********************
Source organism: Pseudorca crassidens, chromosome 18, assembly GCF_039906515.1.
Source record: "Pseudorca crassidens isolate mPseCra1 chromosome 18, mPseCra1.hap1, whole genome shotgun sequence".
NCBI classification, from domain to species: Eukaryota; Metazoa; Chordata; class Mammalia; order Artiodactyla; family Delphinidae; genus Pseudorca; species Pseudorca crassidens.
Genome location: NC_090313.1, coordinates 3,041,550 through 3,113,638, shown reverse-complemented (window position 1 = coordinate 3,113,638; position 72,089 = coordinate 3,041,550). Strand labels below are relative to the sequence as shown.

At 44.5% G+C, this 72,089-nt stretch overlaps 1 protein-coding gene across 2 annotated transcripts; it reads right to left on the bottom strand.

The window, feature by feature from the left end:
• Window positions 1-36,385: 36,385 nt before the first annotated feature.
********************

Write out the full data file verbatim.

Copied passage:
Source organism: Pseudorca crassidens, chromosome 18, assembly GCF_039906515.1.
Source record: "Pseudorca crassidens isolate mPseCra1 chromosome 18, mPseCra1.hap1, whole genome shotgun sequence".
NCBI classification, from domain to species: Eukaryota; Metazoa; Chordata; class Mammalia; order Artiodactyla; family Delphinidae; genus Pseudorca; species Pseudorca crassidens.
Genome location: NC_090313.1, coordinates 3,041,550 through 3,113,638, shown reverse-complemented (window position 1 = coordinate 3,113,638; position 72,089 = coordinate 3,041,550). Strand labels below are relative to the sequence as shown.

At 44.5% G+C, this 72,089-nt stretch overlaps 1 protein-coding gene across 2 annotated transcripts; it reads right to left on the bottom strand.

The window, feature by feature from the left end:
• Window positions 1-36,385: 36,385 nt before the first annotated feature.